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Date: Thu, 3 Apr 2014 21:52:15 +0200
From: Thomas Pornin <>
Subject: Re: [PHC] babbling about trends

On Thu, Apr 03, 2014 at 09:23:24PM +0200, Krisztián Pintér wrote:
> i'm not 100% well informed (=0% informed) about the differences
> between cache and RAM.

Roughly speaking, cache is (usually) SRAM, which main RAM is (usually)

SRAM consists in active circuits; each bit in SRAM is held in a circuit
which consists in 6 transistors, and has two "stable" configurations
which can be externally read from and written to.

DRAM is more like an array of capacitors, each of them containing a
single bit. DRAM must be refreshed periodically (refresh = "read and
then write back the value"), because the capacitors are very tiny and
tend to leak (they leak faster at higher temperatures). In older days,
the main CPU (or the memory controller) had to do the refresh, but
nowadays RAM chips tend to come with an "auto-refresh" circuit which
handles most of the job.

SRAM is faster (the circuit shifts from one stable configuration to
another in less time) but it draws power continuously, whereas DRAM
draws power only for refresh cycles. Moreover, DRAM is much denser:
typically, an SRAM block will use about 5 or 6 times the area of a DRAM
block which contains the same quantity of data.

Moreover, it is technologically hard to put DRAM and transistor circuits
(like SRAM or a plain CPU) in the same chip. In a smartphone you will
often see one big "chip" which contains the CPU and the phone RAM, but
that's mostly a big plastic box which contains several separate
sub-chips. IBM has a patent for putting DRAM blocks within a CPU; they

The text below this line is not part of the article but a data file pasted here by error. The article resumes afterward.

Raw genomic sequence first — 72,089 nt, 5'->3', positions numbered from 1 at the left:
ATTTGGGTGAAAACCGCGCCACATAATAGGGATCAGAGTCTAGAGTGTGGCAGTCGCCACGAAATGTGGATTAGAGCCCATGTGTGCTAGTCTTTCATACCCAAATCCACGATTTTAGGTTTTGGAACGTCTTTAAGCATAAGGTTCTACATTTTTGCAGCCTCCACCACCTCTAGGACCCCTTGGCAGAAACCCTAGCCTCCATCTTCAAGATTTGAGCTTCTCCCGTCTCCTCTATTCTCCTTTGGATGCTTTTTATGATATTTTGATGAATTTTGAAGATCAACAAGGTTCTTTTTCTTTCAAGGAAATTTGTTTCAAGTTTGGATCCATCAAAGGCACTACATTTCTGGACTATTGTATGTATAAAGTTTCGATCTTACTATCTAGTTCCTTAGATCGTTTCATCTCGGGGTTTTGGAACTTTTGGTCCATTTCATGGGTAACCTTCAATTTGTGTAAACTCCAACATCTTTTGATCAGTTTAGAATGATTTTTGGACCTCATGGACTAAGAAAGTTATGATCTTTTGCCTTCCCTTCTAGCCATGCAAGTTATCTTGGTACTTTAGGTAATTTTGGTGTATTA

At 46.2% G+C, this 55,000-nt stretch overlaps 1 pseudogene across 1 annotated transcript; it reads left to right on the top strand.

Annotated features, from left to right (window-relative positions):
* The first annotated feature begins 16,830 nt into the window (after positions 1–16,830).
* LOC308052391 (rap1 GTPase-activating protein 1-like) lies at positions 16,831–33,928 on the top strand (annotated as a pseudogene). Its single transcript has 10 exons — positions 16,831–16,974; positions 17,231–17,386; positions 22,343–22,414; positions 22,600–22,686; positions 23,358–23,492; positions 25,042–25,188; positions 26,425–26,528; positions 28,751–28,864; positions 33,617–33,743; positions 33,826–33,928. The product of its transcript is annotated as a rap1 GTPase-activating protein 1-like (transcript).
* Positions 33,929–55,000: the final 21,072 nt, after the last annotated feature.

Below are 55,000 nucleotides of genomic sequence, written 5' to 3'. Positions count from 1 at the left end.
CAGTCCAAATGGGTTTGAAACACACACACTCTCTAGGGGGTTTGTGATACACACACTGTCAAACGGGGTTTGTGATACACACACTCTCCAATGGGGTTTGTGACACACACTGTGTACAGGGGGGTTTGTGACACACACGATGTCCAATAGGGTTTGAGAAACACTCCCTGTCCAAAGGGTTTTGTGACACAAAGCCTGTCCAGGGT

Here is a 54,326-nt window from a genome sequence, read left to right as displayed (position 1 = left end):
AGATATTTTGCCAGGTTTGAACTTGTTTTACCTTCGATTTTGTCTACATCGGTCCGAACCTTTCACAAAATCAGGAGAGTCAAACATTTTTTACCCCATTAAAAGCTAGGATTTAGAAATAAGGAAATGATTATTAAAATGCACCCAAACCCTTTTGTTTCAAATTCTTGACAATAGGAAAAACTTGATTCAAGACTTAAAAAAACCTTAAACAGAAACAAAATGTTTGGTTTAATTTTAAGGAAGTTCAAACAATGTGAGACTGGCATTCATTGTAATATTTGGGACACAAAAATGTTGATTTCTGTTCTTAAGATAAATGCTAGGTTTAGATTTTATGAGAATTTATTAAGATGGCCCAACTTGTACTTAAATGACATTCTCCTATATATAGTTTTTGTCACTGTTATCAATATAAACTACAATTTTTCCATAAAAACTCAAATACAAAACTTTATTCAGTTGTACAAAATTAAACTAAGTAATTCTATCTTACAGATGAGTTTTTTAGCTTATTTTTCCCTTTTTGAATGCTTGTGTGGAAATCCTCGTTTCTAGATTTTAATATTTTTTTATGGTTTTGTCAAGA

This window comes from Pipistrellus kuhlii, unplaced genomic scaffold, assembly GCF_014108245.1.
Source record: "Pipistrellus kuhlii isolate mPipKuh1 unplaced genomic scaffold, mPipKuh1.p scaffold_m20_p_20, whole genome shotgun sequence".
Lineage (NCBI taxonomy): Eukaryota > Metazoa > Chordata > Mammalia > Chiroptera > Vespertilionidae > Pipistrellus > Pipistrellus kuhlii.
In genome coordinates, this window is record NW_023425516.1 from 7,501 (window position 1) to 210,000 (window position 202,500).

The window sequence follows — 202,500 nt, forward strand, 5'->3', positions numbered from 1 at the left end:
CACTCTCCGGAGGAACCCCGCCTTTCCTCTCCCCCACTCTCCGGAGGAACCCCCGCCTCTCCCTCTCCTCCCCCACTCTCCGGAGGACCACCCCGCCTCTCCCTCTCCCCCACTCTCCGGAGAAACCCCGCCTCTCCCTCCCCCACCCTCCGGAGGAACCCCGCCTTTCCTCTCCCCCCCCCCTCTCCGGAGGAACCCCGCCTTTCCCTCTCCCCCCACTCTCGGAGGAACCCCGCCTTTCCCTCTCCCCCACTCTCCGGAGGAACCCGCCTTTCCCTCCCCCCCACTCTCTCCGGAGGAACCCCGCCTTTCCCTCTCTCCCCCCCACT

use it for the Cell CPU (the one which equips the PS3).

For L1 cache, you need something real fast for random accesses, so SRAM
integrated into the CPU. For L2 cache, this is a tie: L2 cache is read
by "lines" (blocks of, say, 32 or 64 bytes) to populate the L1 cache on
demand, and while DRAM latency is high, it can be optimized for bulk
transfers (20 ns to get the first byte, but then 8 or 16 bytes flow
every nanosecond). So some CPU vendors will use DRAM for L2 cache, while
others still use SRAM. For main RAM, DRAM rules because it is much less

> but i dare to bold-guess that cache can grow to eventually eliminate
> the need for anything else.

The last 20 years of technology do not corroborate that idea. Amount of
SRAM available to a given CPU has remained mostly constant over the
years. Current trend appears to be the inclusion of more DRAM rather
than making it faster by converting it to SRAM.

> CPUs don't have to be smart, we have smart compilers instead.

That's the core idea for RISC CPU; but it did not really win in the end
(dominant architecture is a tie between ARM and x86, depending on how
you count). For parallelism, compilers which automatically detect
occasions for parallelism have been an active research area for quite
some years, and they are not good at it yet.

Merging the main CPU and a GPU-like architecture would make for a fun
system and I would quite like to see that; but I don't think it would
be a commercial success. Not immediately, at least: too much sequential
code to support... I mean, yeah, compilers are all right, but how
about running a PHP Web server in a GPU ? It won't be easy.

	--Thomas Pornin

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